I would do as my wine loving buddy has and that is to insulate a room and put a small AC in it. My buddy actually has 3 of these rooms with 5,000+ bottles and counting stored in them. The inside can be decorated to look like anything from a grotto to an Oak library/study. It would save bundles of money to put towards good wine that doesn't come in a box with a squeeze spout. ;)

Pete
 

garethharvey

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So, other than the hole. Do you think it would work with timber rather than concrete.

There would be 6 modules to form a circle with a tree on each course. This way I would only have to make 2 different blocks, one without a tread and one with.

Each module would be 25mm ply (top, bottom and sides with 9mm ply on the back for reinforcement.

The centre pole would be 150mm thick, this could again be oak with a hold to sit over a steel bar.
 

Doug71

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I have a friend who has one of these wine cellars, he has an engineering company and did it all himself.

He originally got a quote from a company who specialise in making and fitting them but said they were too expensive and he could do it himself cheaper.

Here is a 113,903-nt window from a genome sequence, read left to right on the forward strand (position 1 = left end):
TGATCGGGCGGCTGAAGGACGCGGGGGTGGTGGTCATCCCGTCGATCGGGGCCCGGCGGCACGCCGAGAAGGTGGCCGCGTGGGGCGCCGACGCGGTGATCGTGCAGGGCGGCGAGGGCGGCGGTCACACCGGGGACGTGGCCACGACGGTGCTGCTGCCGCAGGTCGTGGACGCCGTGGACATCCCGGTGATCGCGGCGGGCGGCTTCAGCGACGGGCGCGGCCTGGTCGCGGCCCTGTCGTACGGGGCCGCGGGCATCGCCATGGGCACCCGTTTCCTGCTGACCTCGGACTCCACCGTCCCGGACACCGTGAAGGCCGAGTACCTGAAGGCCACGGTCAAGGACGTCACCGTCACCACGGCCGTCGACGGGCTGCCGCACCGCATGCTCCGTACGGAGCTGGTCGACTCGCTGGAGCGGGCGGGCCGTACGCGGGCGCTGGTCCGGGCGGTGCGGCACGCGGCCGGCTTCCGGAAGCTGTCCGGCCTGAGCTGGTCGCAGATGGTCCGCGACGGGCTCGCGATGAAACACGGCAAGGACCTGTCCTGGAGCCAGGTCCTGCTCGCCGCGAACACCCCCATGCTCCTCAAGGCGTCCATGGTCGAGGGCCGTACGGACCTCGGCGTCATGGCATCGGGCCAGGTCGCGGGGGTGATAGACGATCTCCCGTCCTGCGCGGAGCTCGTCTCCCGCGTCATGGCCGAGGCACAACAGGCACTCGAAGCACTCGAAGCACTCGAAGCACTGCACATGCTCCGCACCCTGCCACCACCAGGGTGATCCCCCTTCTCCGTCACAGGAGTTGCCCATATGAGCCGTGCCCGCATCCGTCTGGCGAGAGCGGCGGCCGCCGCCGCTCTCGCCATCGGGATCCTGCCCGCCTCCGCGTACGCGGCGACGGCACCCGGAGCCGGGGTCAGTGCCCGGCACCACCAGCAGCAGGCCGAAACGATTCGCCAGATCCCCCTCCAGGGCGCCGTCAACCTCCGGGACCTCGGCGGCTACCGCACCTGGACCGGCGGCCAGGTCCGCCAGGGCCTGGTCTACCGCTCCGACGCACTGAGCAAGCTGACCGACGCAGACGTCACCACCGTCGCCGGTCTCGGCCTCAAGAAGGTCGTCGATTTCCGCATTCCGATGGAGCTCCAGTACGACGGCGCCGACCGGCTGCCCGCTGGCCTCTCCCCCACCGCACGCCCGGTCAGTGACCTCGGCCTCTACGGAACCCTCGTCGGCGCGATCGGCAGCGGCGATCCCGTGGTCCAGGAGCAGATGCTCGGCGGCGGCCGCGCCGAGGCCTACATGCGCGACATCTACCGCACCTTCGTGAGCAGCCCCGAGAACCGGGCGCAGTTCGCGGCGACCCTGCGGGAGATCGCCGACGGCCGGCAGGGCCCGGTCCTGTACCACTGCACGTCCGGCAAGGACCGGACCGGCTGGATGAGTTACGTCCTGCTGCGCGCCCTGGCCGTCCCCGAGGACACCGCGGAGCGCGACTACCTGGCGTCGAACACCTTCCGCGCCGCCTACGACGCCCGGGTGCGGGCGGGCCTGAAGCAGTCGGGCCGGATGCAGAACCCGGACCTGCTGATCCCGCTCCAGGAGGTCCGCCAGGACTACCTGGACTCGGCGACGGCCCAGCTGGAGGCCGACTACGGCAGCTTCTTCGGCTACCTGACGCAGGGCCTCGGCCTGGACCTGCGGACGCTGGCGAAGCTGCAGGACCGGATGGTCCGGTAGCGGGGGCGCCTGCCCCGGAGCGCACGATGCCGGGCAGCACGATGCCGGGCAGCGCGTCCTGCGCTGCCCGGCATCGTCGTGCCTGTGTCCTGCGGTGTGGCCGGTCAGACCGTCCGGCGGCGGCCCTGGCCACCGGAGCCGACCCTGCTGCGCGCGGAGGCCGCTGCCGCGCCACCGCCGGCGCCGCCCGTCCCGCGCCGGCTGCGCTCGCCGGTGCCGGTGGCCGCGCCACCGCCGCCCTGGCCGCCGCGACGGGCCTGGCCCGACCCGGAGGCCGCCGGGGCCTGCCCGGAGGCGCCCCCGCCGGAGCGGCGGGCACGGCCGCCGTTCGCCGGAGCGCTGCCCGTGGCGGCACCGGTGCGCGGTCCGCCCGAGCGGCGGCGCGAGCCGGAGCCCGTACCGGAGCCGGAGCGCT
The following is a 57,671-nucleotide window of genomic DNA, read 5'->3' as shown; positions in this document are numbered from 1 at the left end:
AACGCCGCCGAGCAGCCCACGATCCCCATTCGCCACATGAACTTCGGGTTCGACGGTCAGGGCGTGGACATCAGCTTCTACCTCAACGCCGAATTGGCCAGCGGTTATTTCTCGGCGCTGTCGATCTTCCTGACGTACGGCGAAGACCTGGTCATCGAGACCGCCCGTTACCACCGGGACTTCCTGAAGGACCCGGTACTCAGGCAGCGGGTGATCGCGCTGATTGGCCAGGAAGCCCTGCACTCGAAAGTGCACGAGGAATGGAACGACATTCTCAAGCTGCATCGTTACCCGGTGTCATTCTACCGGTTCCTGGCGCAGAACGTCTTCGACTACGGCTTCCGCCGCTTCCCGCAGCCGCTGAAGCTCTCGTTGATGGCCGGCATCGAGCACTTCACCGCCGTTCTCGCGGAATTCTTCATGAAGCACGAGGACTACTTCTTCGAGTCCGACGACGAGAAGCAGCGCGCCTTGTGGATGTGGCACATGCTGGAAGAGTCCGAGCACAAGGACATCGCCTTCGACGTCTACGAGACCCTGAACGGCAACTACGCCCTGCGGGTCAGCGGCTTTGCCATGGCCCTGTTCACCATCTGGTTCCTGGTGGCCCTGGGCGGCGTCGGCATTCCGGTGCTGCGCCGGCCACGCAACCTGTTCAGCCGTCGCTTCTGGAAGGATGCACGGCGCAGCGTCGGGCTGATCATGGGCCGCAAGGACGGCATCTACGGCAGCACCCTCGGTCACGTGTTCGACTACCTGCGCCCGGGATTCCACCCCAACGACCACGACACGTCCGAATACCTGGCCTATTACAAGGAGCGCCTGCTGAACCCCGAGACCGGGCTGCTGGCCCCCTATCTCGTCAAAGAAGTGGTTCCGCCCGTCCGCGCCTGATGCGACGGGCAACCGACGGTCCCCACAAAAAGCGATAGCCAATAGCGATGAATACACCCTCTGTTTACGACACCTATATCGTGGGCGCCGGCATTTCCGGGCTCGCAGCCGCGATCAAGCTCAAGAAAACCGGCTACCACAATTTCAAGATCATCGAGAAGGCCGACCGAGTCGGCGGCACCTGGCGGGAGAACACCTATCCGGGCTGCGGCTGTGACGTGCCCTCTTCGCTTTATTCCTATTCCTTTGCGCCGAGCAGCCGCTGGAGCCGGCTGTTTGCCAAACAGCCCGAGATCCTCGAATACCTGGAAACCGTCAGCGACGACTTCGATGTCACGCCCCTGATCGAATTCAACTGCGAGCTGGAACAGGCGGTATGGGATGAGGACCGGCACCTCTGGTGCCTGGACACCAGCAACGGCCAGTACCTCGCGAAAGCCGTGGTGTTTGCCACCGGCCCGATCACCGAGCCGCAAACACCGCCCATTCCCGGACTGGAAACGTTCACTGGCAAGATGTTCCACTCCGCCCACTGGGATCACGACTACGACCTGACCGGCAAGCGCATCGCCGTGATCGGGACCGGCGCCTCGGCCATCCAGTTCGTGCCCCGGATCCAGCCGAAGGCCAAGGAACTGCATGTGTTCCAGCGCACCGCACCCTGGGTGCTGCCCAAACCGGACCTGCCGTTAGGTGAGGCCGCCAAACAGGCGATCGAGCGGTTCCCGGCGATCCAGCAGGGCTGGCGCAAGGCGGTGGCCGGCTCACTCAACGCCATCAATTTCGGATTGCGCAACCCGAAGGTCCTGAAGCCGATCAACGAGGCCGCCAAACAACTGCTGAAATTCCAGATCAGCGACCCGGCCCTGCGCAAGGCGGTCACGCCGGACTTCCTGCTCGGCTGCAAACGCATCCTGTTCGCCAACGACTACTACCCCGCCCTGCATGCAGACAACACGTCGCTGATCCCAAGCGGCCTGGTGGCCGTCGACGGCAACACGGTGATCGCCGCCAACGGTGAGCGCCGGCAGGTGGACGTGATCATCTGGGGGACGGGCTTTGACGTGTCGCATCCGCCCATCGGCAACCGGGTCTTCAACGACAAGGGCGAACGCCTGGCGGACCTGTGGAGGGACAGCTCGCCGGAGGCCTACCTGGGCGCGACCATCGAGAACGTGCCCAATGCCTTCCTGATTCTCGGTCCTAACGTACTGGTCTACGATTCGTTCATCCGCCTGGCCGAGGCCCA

By the time he finished he admitted it wasn't any cheaper to do it yourself #-o
 

Jonathan S

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Many years ago when I lived in UK I was involved in a few projects below ground, wine cellars, games rooms, vehicle inspection pits etc .....the first thing I would look at is the water table level, if it is high you have to budget for Dewatering, this process involves taking the water out of the surrounding area so work can commence , it can double or triple the budget. When it was skipped for financial reasons the structure was nor water tight.
If the water table is 4 or 5 meters down your golden!
 

profchris

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garethharvey":2qd9wf02 said:
So, other than the hole. Do you think it would work with timber rather than concrete.

There would be 6 modules to form a circle with a tree on each course. This way I would only have to make 2 different blocks, one without a tread and one with.

Each module would be 25mm ply (top, bottom and sides with 9mm ply on the back for reinforcement.

The centre pole would be 150mm thick, this could again be oak with a hold to sit over a steel bar.
I can't tell you if it would work, but I wouldn't want to step on it. My mental arithmetic tells me that each step is only 40 mm wide where it joins the pole. Even if you hand me calculations to show it'll take my weight, my hindbrain says it's far too skinny in 25mm ply for me to trust.

At the very least I'd say you need to make up one tread, support it either end, and then get a stout volunteer to first stand on it and then jump on it (to simulate a slip). If it stands up to that then there's just the psychological hurdle to overcome :D